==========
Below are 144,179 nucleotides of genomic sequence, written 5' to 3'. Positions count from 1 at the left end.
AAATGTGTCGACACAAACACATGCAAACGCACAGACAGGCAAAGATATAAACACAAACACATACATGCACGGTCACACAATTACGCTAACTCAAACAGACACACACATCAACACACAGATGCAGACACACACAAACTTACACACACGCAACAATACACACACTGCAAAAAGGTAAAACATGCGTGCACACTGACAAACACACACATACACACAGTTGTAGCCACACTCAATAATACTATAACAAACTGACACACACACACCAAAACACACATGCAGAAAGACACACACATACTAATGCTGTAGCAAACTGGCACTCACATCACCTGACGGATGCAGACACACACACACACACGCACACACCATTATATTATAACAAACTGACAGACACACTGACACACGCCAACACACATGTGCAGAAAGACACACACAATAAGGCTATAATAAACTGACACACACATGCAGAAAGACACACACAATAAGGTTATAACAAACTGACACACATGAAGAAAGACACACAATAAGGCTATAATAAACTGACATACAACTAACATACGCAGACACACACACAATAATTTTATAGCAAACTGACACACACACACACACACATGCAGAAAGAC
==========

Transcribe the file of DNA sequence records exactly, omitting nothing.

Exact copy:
Below are 144,179 nucleotides of genomic sequence, written 5' to 3'. Positions count from 1 at the left end.
AAATGTGTCGACACAAACACATGCAAACGCACAGACAGGCAAAGATATAAACACAAACACATACATGCACGGTCACACAATTACGCTAACTCAAACAGACACACACATCAACACACAGATGCAGACACACACAAACTTACACACACGCAACAATACACACACTGCAAAAAGGTAAAACATGCGTGCACACTGACAAACACACACATACACACAGTTGTAGCCACACTCAATAATACTATAACAAACTGACACACACACACCAAAACACACATGCAGAAAGACACACACATACTAATGCTGTAGCAAACTGGCACTCACATCACCTGACGGATGCAGACACACACACACACACGCACACACCATTATATTATAACAAACTGACAGACACACTGACACACGCCAACACACATGTGCAGAAAGACACACACAATAAGGCTATAATAAACTGACACACACATGCAGAAAGACACACACAATAAGGTTATAACAAACTGACACACATGAAGAAAGACACACAATAAGGCTATAATAAACTGACATACAACTAACATACGCAGACACACACACAATAATTTTATAGCAAACTGACACACACACACACACACATGCAGAAAGAC